Why an auto bailout won’t work

by on December 10, 2008 at 10:33 am in Economics | Permalink

The title is mine, not Dave Leonhardt’s, but this passage is his:

[H]ere’s a little experiment. Imagine that a Congressional bailout effectively pays for $10 an hour of the retiree benefits… the U.A.W. agrees to reduce pay and benefits for current workers to $45 an hour – the same as at Honda and Toyota. Do you know how much that would reduce the cost of producing a Big Three vehicle? Only about $800…. An extra $800 per vehicle would certainly help Detroit, but the Big Three already often sell their cars for about $2,500 less than equivalent cars from Japanese companies….

Leonhardt points out that labor costs account for ten percent of the cost of producing an American car.  Felix Salmon, in a very good post, has a separate point:

Just for starters, think for a minute about the car czar’s responsibility for Opel, and the negotiations which are going to start up between the US and German governments over the European marque’s fate. On the one hand, Opels are clearly the kind of thing which Congress wants GM to make more of. But they want GM to make those cars in America, not in Europe. And GM has already asked the German government for money to keep Opel going.

1 mike December 10, 2008 at 10:58 am

$800 per car is a lot of money. I dunno if it will be enough, but I’m not sure how you can come to the conclusion it wouldn’t help.

2 Sam December 10, 2008 at 11:23 am

Get a car exactly how you want it, fly to Detroit and drive it home.

Why would I want to drive thousands of miles to buy a car? Dell don’t make me show up at their factory to pick up a new PC.

One of the weaknesses that could be a strength is all the options that American cars have. This has contributed to the noise.

I don’t see it. The country is not full of people who were just about to buy a Chevy, but couldn’t decide what kind of upholstery they preferred, so went out and bought a Toyota instead.

People (including me) buy Toyotas and Hyundais because:

1. They just work. They don’t need frequent trips to the shop to fix little niggles – they just go, and keep on going.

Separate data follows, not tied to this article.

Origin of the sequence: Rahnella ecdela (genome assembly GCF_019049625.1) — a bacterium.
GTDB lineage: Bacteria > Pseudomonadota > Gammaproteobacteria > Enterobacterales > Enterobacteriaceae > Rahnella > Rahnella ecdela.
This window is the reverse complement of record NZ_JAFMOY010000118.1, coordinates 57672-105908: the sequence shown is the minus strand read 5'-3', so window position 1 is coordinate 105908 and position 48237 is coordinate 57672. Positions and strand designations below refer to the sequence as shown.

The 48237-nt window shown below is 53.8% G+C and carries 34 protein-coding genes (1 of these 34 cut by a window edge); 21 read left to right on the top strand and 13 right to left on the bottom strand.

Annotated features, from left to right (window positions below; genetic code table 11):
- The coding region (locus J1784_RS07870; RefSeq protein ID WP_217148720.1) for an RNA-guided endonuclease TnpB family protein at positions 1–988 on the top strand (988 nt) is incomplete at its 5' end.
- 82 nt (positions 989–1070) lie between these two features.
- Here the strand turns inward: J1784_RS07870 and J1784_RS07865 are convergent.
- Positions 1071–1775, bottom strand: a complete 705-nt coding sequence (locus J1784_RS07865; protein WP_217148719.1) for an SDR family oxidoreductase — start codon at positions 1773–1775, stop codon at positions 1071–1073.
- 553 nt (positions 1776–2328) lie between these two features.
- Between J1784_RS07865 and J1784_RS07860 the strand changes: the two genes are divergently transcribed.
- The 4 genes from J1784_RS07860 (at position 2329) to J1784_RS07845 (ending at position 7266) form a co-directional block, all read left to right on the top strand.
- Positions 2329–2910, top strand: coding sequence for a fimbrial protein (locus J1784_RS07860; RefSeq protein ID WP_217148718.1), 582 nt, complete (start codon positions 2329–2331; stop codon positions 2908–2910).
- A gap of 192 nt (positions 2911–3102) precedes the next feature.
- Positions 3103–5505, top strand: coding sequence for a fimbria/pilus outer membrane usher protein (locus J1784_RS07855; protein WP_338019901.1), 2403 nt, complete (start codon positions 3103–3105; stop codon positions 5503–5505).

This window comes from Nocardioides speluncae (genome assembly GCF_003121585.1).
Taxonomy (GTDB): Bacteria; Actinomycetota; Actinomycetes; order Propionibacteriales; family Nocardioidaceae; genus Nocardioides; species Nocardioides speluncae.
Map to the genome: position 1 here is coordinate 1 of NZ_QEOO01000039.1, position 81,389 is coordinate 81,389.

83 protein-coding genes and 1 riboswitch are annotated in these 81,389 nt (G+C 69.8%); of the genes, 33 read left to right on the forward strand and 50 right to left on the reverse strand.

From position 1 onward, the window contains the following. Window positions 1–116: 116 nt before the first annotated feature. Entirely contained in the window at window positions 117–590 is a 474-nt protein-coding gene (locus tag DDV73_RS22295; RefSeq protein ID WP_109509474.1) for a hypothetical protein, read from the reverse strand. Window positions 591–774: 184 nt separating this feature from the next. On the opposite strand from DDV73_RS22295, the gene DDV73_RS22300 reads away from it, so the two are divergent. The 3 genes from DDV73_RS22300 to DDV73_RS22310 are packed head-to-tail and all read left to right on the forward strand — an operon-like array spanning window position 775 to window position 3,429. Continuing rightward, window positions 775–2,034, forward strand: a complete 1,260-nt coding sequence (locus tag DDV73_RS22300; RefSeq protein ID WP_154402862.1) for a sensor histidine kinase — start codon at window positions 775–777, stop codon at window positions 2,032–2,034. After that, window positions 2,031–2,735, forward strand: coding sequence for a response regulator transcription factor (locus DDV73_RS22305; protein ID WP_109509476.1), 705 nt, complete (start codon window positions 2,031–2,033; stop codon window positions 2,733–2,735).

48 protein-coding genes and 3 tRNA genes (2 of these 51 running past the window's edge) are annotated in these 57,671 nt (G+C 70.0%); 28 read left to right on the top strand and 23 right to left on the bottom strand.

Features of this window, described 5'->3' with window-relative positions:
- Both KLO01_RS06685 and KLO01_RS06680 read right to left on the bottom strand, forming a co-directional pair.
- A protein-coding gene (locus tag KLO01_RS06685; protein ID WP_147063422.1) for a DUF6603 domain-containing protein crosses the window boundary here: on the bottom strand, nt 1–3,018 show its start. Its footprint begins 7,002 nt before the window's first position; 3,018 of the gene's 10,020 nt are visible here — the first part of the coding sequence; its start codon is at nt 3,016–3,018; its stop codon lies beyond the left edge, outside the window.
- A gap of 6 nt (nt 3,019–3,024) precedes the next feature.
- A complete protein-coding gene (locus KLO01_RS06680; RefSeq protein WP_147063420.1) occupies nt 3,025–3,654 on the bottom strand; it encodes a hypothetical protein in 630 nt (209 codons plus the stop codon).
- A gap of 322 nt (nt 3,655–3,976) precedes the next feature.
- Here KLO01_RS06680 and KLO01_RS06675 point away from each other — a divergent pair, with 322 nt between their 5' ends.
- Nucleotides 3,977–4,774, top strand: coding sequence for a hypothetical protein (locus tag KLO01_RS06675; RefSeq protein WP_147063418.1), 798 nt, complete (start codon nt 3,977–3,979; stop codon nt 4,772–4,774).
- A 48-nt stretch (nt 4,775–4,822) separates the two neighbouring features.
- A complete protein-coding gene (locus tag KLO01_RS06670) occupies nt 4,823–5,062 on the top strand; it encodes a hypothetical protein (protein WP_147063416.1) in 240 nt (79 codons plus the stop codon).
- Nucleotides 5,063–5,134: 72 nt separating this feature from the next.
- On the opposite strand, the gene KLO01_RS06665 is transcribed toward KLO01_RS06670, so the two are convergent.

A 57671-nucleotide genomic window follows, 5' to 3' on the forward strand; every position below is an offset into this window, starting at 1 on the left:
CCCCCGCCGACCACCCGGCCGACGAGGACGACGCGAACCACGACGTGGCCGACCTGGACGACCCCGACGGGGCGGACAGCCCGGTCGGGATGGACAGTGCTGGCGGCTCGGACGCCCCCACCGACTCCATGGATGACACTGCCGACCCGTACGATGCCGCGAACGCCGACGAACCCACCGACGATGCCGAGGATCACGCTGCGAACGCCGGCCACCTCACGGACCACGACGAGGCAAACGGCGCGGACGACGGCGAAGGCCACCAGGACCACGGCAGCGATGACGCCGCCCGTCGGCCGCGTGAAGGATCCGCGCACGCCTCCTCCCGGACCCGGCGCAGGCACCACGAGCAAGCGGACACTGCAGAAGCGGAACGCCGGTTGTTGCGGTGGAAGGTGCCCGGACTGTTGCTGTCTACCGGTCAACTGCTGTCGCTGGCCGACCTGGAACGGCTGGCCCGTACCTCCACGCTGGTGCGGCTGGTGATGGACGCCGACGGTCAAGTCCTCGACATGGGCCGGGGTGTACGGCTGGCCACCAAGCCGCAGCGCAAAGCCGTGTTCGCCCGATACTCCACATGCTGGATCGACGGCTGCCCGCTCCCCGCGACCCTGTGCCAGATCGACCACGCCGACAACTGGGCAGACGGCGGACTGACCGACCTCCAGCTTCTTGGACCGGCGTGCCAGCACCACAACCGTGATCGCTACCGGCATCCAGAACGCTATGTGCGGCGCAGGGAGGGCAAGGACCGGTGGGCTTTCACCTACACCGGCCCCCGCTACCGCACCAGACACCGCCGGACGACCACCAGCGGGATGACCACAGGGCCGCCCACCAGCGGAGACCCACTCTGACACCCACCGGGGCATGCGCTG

2. The companies back this up with 100,000 mile warranties and the like.

If Detroit wants to regain market share, it needs to:

1. Make fuel-efficient family cars
2. Make them fairly cheap
3. Make them reliable
4. Stand behind that reliability with something like a no-small-print 100,000 mile warranty, with free loaner car while yours is being repaired.
5. Provide some kind of convincing guarantee that that warranty is safe, and will remain safe if the company goes bankrupt.

3 Andrew December 10, 2008 at 11:50 am


They make all those things, it’s just that Toyonda owns the mindshare.

4 John B. Chilton December 10, 2008 at 11:58 am

Leonhardht writes, “but the Big Three already often sell their cars for about $2,500 less than equivalent cars from Japanese companies…” Equivalent. In whose perception? GM et al. say their products have caught up in quality to the Japanese brands, but the buyers’ perceptions have not caught up — the bailout/loan in this argument is meant to buy time for these perceptions to adjust. It’s possible. What I’m worried about is if the auto companies fail then the burden of their retirement programs will eventually fall on the American taxpayer anyway.

5 onc December 10, 2008 at 12:55 pm

Consumers Union does an annual car reliability survey (from 1.4 million subscriber responses – paywalled at http://www.consumerreports.org/cro/cars/used-cars/reliability/best-worst-in-car-reliability-1005/how-makes-compare/0407_how-makes-compare.htm). The latest report: out of 34 brands studied, the top 10 were Japanese & Korean. Lincoln comes in at 11, Mercury, Volvo & Ford at 15, 16 & 17. You don’t get a GM car until Buick at 18 – all the GM cars are in the bottom half. ALL of the American makes are “worse than average” on the CU metrics. Chrysler is at 32. The quality gap doesn’t seem to be just a matter of perception (unless you call self-reporting by owners “perception”).

6 Gabe December 10, 2008 at 12:59 pm

I don’t buy from the big three because I prefer the companies in corrupt union states go out of business. The cars made in non-union south are better and less corrupting on the body politic.

7 Yancey Ward December 10, 2008 at 1:06 pm

Here is a good description of the idiocy at work in regards to automobile manufacturers.

8 floccina December 10, 2008 at 1:17 pm

To those who say that GM should have made better gas mileage cars:

IMO if GM had made the Prius far fewer people would have bought it because people do not trust GM to make a good small car with brand new cutting edge technology. Toyota’s reputation for quality small cars gave people confidence in this new type of vehicle (the hybrid). CAFE seems to me to be a stupid way to achieve better mileage cars. IMO people who supported CAFE did not think long enough and hard enough.

9 vincent December 10, 2008 at 1:58 pm